The High Line

Last Updated September 16, 2014

A one-of-a-kind experience, built on a long abandoned railway in the Chelsea neighborhood of Manhattan. It's a delightful combination of wild, natural foliage, original and restored rails, breath-taking views, benches and areas to relax and lose yourself in the beauty and achievement that is the High Line.


In 2009, Friends of the High Line Co-Founders Joshua David and Robert Hammond together with Mayor Bloomberg and other government and community luminaries proudly opened the first section of the highly-anticipated and much touted High Line. A new, unique public space built on top of a 1930s-era elevated rail line hovering 30 feet above Manhattan’s West Side. It’s the first public park of its kind in the United States. And the opening of the first half-mile section is the culmination of more than three years of construction and ten years of planning.

You can get onto the High Line from Gansevoort Street, 14th, 16th, 18th and 20th Street and is open for all to enjoy. The High Line is fully ADA-accessible, with an elevator at 16th and 14th Street. Get more information on The High Line's hours and park rules at the NYC Department of Parks & Recreation.

There is continued, ongoing construction, horticulture work and improvements. The design welcomes visitors with its wild, self-seeded landscape, over 210 species that grew up naturally on the High Line when the trains stopped running in 1980. It retains the original railroad tracks from the industrial structure and restored steel elements including its signature art deco railings. An integrated system of concrete pathways, seating areas and special features blend with naturalistic planting areas to create singularly sensational landscape. There are new, often unexpected views of the City and the Hudson River. Pebbles along the concrete walkways unify the trail, which swells and constricts, swinging from side to side, meandering its way along the river.

The first section will be followed by the completion of construction and public opening of Section 2, from 20th Street to 30th Street, in 2010. Construction of the Section 1 and 2 has created 344 new construction jobs.


  • Section 1 and 2 - $152.3 million
  • Design and construction of opened area - $86.2 million


  • $112.2 million from the City
  • $20.3 million from the Federal Government
  • $400,000 from the State
  • Remaining funds will be raised privately by Friends of the High Line
  • To date Friends of the High Line have raised $44 million

Past and Present

Prior to its transformation, the line was in a state of complete disrepair, even though the elevated structure was basically sound. Natural wild grasses, indigenous plants, and rugged trees such as sumac grew wild along the structure. During the Giuliani administration it was slated for demolition.

In 1999, area residents Joshua David and Robert Hammond started a community group, Friends of the High Line, dedicated to turning the High Line into an elevated park - greenway, similar to the beautiful Promenade plantée in Paris.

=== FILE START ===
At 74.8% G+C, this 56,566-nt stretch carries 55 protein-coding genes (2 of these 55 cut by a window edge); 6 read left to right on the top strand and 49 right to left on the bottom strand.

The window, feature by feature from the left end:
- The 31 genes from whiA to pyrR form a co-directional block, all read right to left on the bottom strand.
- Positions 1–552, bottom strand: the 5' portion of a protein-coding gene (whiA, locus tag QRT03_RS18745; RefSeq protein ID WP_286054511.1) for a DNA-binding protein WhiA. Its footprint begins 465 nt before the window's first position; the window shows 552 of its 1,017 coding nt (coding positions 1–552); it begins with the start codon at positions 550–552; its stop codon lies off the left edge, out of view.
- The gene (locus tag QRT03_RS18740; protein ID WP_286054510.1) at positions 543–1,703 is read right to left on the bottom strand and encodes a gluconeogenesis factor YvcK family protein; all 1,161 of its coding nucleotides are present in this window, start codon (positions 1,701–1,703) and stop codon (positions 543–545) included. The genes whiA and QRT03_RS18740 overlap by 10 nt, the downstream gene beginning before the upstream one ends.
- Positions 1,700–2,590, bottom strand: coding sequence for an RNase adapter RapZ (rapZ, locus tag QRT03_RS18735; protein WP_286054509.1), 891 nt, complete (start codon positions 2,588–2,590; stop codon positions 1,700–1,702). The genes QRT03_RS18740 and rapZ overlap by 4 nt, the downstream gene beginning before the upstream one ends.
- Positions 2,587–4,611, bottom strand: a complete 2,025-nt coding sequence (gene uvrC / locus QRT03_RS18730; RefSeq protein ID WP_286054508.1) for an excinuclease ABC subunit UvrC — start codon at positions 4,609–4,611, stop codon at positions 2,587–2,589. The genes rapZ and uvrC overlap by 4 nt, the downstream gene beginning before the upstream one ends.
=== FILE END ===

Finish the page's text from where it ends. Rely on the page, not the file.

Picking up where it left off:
In 2002, the Bloomberg Administration backed the project when it filed with the United States Surface Transportation Board requesting authorization to create a rail banked trail on the site.  The Surface Transportation Board granted a Certificate of Interim Trail Use in June 2005. 

The High Line structure south of 30th Street was donated to the City of New York by CSX Transportation, Inc., in November 2005. Construction began on the High Line’s transformation into a public park in 2006.
The design team is led by James Corner Field Operations, with Diller Scofidio Renfro, Piet Oudolf, and consultants in lighting design, structural engineering, and many other disciplines. The design team was selected through a competition held by the City of New York and Friends of the High Line in 2004.
Much of the park lies within the West Chelsea Special District, a zoning area specially created by the City in June 2005 that has fostered development along the High Line and in the West Chelsea neighborhood.

The rezoned area has provided opportunities for new residential and commercial development, facilitated the reuse of the High Line as a unique park, created and maintained affordable housing, and enhanced the neighborhood’s art gallery district. 
Since the rezoning, a total of 1,374 new housing units—132 of which are affordable units—and just under 500,000 square feet of commercial office space were completed or put into construction from Gansevoort Street to 30th Street.

A total of 33 new housing, commercial, retail, non-profit and gallery projects are completed, in construction, or in the planning stage as a result of the new economic development opportunities provided by the High Line.

Going Forward

Beyond the completion of Section 2, NYCEDC and Department of Cultural Affairs are finalizing a land sale contract with the Whitney Museum of American Art that will lead to the creation of a major cultural anchor to the High Line at Gansevoort Street.

The New Whitney Museum, designed by Pritzker Prize-winning architect Renzo Piano, is to be located at the southern tip of the High Line. Approval of this project pursuant to the City’s Uniform Land Use Review Procedure (ULURP) occurred in September 2008.

Before & After Transformation

Photo Credit: SiteWorks
Photo Credit: SiteWorks
Photo Credit: SiteWorks
Photo Credit: SiteWorks
Photo Credit: SiteWorks
Photo Credit: SiteWorks

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